The Mohs scale is frequently used to measure hardness. Values of hardness are assigned from one to ten. A substance with a higher Mohs number scratches a substance with a lower number - higher Mohs scale numbers indicate harder materials. The scale below shows how some common minerals fall into the Mohs scale range.

Mohs Scale
1-Talc 5-Apatite 9-Corundum
2-Gypsum 6-Feldspar 10-Diamond
3-Calcite 7-Quartz  
4-Flourite 8-Topaz  


Most aggregates fall into the 2 to 9 range on the Mohs scale. Some commonly used aggregates measure this way on the Mohs scale:

Mohs Range
Range Description Aggregates
8-9 Critically Hard Flint, Chert, Trap Rock, Basalt
6-7 Hard Some River Rock, Some Granites,
Basalt, Quartz, Trap Rock
4-5 Medium Hard Some River Rock, Some Granites
3-4 Medium Dense Limestone, Sandstone,
Dolomite, Marble
2-3 Medium Soft Soft Limestone


Aggregate hardness is one important factor when cutting concrete. Because hard aggregate dulls diamond grit more quickly, segment bonds generally need to be softer when cutting hard aggregate. This allows the segment to wear normally and bring new, sharp diamond grit to the surface. Softer aggregate will not dull diamond grit as quickly, so harder segment bonds are needed to hold the diamonds in place long enough to use their full potential.

Size of the Aggregate

The size of the aggregate affects diamond blade performance. Large aggregates tend to make a blade cut slower. Smaller aggregates tend to make a blade cut faster. The most common standard sizes of aggregate are:

  • Pea Gravel – variable in size, usually 3/8” or less in diameter
  • ¾” – sieved size
  • 1 ½” – sieved size
Type of Sand

Sand is part of the aggregate mix, and determines the abrasiveness of concrete. "Small aggregate" is usually sand. Sand can either be sharp (abrasive) or round (non-abrasive). To determine the sharpness of sand, you need to know where the sand is from. Crushed sand and bank sand are usually sharp; river sand is usually round.

Green concrete is more abrasive than cured concrete. When the concrete is not fully cured sand can more easily be scraped off the surface being cut. More loose sand means more abrasiveness.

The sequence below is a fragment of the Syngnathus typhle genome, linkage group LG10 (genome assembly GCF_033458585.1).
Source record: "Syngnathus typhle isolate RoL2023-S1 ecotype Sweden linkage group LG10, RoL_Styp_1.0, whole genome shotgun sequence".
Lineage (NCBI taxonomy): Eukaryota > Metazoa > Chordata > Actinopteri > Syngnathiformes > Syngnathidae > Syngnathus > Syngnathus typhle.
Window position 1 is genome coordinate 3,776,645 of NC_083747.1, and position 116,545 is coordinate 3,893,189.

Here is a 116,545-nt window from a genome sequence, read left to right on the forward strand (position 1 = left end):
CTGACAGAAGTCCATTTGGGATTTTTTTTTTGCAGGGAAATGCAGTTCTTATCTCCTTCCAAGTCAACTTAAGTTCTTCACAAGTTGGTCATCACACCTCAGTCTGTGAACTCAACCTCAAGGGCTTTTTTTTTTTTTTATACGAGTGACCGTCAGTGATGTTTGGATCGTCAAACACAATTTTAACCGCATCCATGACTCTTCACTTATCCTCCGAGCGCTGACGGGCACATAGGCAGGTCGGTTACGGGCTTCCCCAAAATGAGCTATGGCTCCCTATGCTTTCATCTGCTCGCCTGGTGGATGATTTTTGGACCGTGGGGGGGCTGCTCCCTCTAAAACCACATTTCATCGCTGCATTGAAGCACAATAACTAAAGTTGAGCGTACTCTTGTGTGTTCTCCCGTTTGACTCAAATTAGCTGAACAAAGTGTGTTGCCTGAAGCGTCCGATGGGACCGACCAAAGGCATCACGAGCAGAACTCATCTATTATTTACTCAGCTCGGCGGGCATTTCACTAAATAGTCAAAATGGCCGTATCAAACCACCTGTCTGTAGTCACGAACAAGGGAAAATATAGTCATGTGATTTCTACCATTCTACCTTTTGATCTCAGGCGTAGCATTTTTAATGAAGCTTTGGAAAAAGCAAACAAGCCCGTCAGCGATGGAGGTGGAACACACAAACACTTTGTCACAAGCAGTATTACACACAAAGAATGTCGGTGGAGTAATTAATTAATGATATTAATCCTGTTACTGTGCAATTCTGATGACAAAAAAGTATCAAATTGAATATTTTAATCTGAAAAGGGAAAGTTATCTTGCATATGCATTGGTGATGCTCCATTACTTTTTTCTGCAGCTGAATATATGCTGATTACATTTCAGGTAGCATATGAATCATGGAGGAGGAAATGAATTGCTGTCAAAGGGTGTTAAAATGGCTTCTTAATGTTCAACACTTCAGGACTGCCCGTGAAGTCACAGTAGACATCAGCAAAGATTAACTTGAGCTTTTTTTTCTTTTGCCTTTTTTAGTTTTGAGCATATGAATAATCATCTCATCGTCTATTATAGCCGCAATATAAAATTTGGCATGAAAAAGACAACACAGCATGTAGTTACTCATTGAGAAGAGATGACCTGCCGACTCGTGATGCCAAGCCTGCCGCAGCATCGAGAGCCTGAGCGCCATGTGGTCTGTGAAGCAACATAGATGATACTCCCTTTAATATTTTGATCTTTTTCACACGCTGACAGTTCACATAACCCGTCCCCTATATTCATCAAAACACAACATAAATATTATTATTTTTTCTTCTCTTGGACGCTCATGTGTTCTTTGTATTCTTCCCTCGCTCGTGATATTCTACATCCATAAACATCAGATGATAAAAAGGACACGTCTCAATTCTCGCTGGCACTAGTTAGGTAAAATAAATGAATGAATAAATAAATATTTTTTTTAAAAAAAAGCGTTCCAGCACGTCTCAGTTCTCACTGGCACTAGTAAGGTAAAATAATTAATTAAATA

Amount of Steel Reinforcing (Rebar)

Heavy steel reinforcing tends to make a blade cut slower, while less reinforcing tends to make a blade cut faster. "Light" to "heavy" rebar is a very subjective term. Examples include:

"light" Wire mesh, single mat
"Medium" #4 rebar, every 12" on center each way (OCEW), single mat
wire mesh, multi mat
"Heavy" #5 rebar, 12" OCEW, single mat #4 rebar, 12" OCEW,
double mat


Green or Cured Concrete

The drying or curing time of concrete greatly affects how the material will interact with a diamond blade. Green concrete is freshly poured and has set up, but is not yet fully cured. It is softer and more abrasive than cured concrete. You need a harder bonded blade with undercut protectors to cut green concrete. You need a softer bonded blade to cut the same concrete in a cured state.

Typically, concrete defined as "green" is six hours from pour or younger, but this can vary widely. Weather, temperature, moisture in the aggregate, time of year and the amount of water in the mix all influence curing time. Also, additives in most new concrete can either shorten or extend curing time. Consult your mix design to find the relative curing time for your job. As soon as wet concrete sets up and does not spall or ravel, green cutting can begin.


Dressing the Blade

Even though diamonds are the hardest substance known to man, they will eventually wear down and become dull. The material being cut should have enough abrasiveness to wear away some of the bonding matrix material to expose a new diamond grit. As the old diamond is worn away, a new diamond will take over the task of cutting.

Sometimes the material being cut is not abrasive enough to expose a new diamond. If the blade is not sharpened, it will rub against the surface resulting in heat build-up in the core. To prevent this it is necessary to Dress the Wheel.

Diamond Blade Segment Closeup

To dress the wheel it is necessary to cut something that is abrasive in order to expose the new diamond grit. Good results can be achieved by cutting a concrete block or asphalt. Cut approximately 10-20 feet to adequately dress the blade.

Indications that the blade needs dressing are:

  • The diamonds in the matrix appear shiny because they are worn flat.
  • The blade stops cutting or noticeably slows down.

Always let the blade do the cutting. There is no need to apply excessive force on the part of the operator of the articular saw being used.